by Joshua Jerome
On Thursday May 26, 2011, Barre was consumed by a deluge that created debris filled flash floods and significant damage to personal property. And while the storm raged on, Cynthia Duprey was out of state with one of her daughters on a school function. The next morning, Cynthia’s husband, Bill Duprey, assessed the damage and discovered that the ground around their house and two neighbors had dropped eight feet and a large hole had formed on their property. Severe erosion compromised the structural integrity of their home and public safety officials condemned the structure.
Cynthia arrived home to see the ominous yellow barrier tape across her property and wasn’t allowed to go back into her house for a week. Escorted by Barre City Fire Department personnel, Cynthia described how swiftly they went from room to room, asked by the public official, “what do you need from this room.” They grabbed what they could in an hour and the family of seven (two were away at college) returned to the Hollow Motel. The Federal Emergency Management Agency established an office within days of the flooding and thus began a long arduous process for Cynthia and Bill until the final demise of their beloved home.
As the summer of 2011 progressed the Duprey’s moved into a new home and Cynthia worked toward building a new normal. The flooding in Barre coincided with the “Big Dig,” a project to replace and upgrade crucial infrastructure and create a more pedestrian friendly streetscape. While at a book club meeting in late fall, it was announced that Barre’s lone book store was going to close at the end of the year. Cynthia was saddened to hear this, but the Barre resident and mother of five saw an opportunity to fulfill a dream that she first had when she was a kid.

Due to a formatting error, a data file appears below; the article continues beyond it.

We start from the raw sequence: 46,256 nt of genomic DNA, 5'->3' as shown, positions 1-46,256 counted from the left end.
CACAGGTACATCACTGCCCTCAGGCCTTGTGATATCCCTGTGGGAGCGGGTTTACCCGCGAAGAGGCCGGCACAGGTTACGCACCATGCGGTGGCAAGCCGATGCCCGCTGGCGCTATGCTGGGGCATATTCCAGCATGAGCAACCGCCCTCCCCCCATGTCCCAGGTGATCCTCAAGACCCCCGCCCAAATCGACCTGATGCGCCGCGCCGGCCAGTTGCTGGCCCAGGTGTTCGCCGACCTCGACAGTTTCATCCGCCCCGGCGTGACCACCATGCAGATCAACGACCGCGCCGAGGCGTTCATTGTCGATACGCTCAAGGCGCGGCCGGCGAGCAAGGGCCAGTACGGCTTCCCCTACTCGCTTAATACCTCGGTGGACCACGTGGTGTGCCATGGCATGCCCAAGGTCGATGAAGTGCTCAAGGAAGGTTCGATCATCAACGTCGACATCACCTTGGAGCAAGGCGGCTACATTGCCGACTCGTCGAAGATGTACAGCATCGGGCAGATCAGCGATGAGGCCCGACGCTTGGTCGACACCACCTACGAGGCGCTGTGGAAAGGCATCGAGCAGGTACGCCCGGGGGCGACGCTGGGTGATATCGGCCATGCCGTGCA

Cynthia used to spend time with her grandparents during summer and each summer, when she look forward to going to a local children’s bookstore. “I still remember how it smells” Cynthia said as she described those summer experiences as what ignited her desire to own a bookstore. And despite Borders filing for bankruptcy earlier that year and competitors Barnes & Noble and Amazon scaling digital and e-reading product lines, Main Street reconstruction and the aftermath of flooding, Cynthia knew that the time was right to fulfill that dream.
With the help of Barre-based Community Capital of Vermont, Cynthia put the pieces together and on Jan. 1, 2012, she received the keys to the Main Street storefront. Next Chapter Bookstore was born and signified a turning point for the Duprey’s but also downtown Barre. Bill built an elevated children’s reading nook and Cynthia began having story time every Saturday, which have become popular attractions for families. Their first year was trial by fire with the ever present backhoe and dump truck in front of their window. “We just went for it” she says looking down the sidewalk recalling what it was like that first year, “We didn’t know what to expect, but we listened to people that came in and adjusted to what they wanted.”
Cynthia is encouraged by everything that is going on in downtown Barre along with the fact that people are still purchasing books, which is good for the local economy. Cynthia just celebrated their three year anniversary and on top of that just closed out on their FEMA buyout of their condemned home, ending a 42 month process that was only supposed to take three to six months. I asked her if she would have gone forth with opening the bookstore if she knew then what she knows now. Without hesitation she looked over at some regular customers sitting in front of the store and said, “absolutely.” Cynthia explains that they are just not a bookstore, but a hub where community members gather to discuss the topics of the day and create social capital. For Cynthia, her next chapter in life has been rewarding.
The writer is executive director of the Barre Partnership.